Using Reflectors in Low Light

I just love how dark and contrasty this image turned out.

Today’s feature is from Chelsee Teleha.

Chelsee says:

“This was my first ever styled session, featuring my good friend and coworker Paige! I took lots of time planning the poses I wanted to use, and Paige took direction really well as I posed her.

My wonderful friend and makeup artist provided incredible makeup, and the flower crown was custom made and the necklace was specially chosen. For the location I contacted my old middle school teacher to ask if we could use his yard because it is just lovely.

I am so happy with how it turned out! I’ve always wanted to do a styled session and I’m so glad I got to do it. They’re a lot of work, but the end result is so satisfying!”

Chelsee’s Photography Tip:

Lots of different aspects went into this session. I shot about 45 minutes before sunset, and it was relatively overcast. For some of the images I used a reflector to bounce some extra light back into her face. In the shade, I held the reflector sort of flat like a pancake to illuminate her face.

And when the sun was behind her, we held the reflector more straight on in order to bounce some extra light back into her face. I also needed to bump up my ISO up into the thousands, since I was shooting in pretty low light conditions most of the time.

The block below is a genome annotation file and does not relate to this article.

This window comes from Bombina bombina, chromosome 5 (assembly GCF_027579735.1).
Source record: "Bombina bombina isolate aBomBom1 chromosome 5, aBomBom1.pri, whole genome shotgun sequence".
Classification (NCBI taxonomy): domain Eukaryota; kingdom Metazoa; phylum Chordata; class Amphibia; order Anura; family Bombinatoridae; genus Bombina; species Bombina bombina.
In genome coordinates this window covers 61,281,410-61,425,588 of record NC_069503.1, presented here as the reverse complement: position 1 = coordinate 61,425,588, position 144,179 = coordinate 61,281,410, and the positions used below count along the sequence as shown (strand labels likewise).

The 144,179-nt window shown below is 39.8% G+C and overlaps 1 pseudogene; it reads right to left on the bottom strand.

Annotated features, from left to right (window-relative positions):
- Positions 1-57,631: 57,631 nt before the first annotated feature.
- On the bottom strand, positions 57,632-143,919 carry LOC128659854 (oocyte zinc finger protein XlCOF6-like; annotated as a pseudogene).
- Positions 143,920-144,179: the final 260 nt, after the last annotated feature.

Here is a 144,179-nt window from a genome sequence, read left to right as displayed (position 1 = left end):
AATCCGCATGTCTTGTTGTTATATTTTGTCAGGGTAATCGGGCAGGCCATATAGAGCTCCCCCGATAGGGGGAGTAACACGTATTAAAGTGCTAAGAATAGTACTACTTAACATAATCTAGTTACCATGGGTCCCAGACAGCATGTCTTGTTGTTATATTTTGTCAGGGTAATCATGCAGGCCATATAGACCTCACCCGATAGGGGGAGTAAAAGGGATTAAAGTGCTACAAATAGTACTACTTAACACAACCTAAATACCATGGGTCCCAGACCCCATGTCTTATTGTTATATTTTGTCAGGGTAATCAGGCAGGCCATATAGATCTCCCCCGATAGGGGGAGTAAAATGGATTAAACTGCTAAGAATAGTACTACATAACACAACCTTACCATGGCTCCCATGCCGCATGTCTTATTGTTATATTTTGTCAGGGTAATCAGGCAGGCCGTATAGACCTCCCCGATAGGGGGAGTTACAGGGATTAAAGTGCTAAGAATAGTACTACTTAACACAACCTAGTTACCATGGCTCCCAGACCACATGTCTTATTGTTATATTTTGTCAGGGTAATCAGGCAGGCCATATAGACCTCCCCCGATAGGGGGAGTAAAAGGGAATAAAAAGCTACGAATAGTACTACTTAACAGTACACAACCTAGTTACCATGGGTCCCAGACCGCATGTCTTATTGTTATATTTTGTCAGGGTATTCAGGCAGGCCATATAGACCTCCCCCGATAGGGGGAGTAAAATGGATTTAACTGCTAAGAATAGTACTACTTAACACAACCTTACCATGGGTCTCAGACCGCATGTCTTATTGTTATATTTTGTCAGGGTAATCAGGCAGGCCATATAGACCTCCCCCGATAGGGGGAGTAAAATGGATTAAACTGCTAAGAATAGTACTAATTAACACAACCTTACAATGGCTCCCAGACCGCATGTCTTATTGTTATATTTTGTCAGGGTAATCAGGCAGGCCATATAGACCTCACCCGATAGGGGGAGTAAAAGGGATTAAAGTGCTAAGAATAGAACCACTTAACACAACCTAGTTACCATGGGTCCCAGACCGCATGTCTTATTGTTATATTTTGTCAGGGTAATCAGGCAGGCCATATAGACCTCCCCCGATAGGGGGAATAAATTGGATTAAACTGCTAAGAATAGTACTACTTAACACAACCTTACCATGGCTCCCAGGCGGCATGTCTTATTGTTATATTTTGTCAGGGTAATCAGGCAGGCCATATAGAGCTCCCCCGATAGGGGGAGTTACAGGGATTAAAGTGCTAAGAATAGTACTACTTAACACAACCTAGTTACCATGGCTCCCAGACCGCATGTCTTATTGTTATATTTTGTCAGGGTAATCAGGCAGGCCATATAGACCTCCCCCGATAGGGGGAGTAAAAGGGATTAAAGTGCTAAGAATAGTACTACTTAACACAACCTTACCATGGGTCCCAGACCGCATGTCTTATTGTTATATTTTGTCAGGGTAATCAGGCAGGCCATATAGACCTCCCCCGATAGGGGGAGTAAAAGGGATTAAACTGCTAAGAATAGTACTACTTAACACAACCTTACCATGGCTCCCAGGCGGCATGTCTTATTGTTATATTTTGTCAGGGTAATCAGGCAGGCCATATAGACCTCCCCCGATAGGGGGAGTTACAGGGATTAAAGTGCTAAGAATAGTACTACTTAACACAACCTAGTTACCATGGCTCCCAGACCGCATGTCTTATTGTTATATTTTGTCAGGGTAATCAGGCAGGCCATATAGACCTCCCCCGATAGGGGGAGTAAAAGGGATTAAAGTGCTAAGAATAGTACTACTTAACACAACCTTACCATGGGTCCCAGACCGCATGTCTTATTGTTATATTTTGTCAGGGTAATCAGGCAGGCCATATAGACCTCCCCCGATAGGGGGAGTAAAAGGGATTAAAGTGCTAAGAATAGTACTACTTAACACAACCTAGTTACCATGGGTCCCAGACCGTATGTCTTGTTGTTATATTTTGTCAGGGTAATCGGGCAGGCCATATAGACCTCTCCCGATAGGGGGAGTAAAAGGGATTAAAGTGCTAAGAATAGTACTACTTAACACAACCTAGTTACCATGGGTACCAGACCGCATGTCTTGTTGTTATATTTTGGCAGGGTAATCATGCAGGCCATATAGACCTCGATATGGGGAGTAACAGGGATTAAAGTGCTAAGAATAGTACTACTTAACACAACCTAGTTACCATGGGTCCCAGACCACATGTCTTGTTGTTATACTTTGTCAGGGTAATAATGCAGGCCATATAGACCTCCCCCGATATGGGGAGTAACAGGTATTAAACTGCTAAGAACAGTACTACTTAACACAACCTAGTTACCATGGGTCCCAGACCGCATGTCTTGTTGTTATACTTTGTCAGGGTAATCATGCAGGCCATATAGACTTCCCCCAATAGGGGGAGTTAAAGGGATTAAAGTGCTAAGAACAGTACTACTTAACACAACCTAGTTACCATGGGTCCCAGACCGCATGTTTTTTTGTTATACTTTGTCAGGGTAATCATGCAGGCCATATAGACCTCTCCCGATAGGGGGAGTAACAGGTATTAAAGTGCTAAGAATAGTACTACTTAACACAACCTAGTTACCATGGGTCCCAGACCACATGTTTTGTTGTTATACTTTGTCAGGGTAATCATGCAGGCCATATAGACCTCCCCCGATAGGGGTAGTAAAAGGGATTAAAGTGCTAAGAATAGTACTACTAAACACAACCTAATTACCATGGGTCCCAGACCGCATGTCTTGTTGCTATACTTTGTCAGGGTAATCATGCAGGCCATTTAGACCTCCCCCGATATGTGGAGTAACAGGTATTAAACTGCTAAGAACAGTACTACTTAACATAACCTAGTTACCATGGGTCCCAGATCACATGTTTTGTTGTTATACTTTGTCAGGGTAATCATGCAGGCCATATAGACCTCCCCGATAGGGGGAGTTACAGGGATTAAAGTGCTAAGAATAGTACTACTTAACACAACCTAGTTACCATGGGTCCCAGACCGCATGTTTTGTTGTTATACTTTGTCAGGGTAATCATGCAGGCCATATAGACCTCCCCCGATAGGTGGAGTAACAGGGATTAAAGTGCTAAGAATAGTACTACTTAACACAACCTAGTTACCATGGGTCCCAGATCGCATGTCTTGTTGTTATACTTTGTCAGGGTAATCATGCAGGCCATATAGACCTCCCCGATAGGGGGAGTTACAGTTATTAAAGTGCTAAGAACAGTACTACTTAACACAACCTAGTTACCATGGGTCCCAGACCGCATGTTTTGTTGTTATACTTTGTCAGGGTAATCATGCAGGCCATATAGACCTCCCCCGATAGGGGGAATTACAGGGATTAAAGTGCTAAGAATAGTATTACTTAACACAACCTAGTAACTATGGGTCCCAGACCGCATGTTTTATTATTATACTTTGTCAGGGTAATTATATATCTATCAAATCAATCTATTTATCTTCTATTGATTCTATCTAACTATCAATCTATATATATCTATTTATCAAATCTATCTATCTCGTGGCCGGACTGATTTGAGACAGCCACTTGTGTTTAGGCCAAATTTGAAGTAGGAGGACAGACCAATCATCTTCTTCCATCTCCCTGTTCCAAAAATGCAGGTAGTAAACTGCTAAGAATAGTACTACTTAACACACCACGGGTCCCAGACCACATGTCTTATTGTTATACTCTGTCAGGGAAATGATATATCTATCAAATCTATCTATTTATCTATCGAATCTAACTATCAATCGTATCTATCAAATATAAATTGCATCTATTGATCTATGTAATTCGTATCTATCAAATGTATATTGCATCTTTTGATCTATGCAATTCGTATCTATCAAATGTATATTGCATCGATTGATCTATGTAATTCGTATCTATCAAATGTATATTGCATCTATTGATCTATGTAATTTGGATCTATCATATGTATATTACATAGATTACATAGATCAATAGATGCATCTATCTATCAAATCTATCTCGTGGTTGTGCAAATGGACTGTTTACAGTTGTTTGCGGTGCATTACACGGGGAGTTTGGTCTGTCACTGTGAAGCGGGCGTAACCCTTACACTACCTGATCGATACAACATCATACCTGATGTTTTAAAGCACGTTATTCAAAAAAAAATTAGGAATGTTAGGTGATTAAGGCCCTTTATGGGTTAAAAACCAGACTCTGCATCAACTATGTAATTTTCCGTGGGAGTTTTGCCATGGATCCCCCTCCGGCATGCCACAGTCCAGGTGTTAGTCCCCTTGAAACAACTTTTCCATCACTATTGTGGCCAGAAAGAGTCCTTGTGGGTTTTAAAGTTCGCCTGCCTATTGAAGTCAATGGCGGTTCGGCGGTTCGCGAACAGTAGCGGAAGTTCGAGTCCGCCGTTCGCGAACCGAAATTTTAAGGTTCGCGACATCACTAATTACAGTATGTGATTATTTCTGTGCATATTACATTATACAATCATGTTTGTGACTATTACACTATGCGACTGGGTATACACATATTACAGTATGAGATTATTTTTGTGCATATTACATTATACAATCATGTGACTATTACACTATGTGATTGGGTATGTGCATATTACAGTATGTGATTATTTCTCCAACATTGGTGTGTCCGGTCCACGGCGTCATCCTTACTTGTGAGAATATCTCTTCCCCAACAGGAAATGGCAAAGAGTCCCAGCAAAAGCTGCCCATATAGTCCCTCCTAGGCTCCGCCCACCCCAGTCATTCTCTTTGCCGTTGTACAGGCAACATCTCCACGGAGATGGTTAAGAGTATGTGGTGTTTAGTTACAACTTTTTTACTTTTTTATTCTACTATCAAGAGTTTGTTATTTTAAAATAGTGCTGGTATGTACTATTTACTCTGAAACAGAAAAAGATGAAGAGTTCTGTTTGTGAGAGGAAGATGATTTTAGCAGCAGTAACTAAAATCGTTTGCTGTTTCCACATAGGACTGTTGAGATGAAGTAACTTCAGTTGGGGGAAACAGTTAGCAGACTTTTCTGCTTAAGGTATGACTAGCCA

I like to shoot wide open (for a nice bokeh affect) and at fast shutter speeds (to avoid motion blur since it was low light and I was using the camera hand-held) so my ISO had to be raised to compensate.

Obviously not all settings and lighting tips will translate into every session, but generally I find that shooting with a fast shutter speed and wide open aperture creates gorgeous images with a dark, contrasted background. When I raise my ISO pretty high, I find that the noise reduction function in ACR helps a ton to reduce noise artifacts.

I shot this in the shade and used a reflector held underneath her to bounce extra light into her face.
I love the natural feel of this pose! Plus the direct light was perfect, it was just the right amount of overcast.
I love backlighting! The background looks bright and vivid, and I used a reflector to bounce light back onto her.
I love haze and sun flare. The lighting was tough, so I had to use manual focus.
I had to get a closeup of the amazing makeup by my makeup artist. The sun was to Paige's left, so I held a reflector to her right to reduce the shadow on her face.

chelsee used a Canon 6D with a Canon 85mm 1.8 lens and a Canon 50mm 1.4 lens to capture these images.

Chelsee Teleha is a Northeast Ohio Senior portraits photographer.

Click here to see more tips on Lighting.


Looking at specializing in senior portraits? Seniors are great fun, and a lot of photographers are picking up on this.

If you’re looking to get into senior photography though, make sure you have all your bases covered with things like model releases and contracts.

 

 

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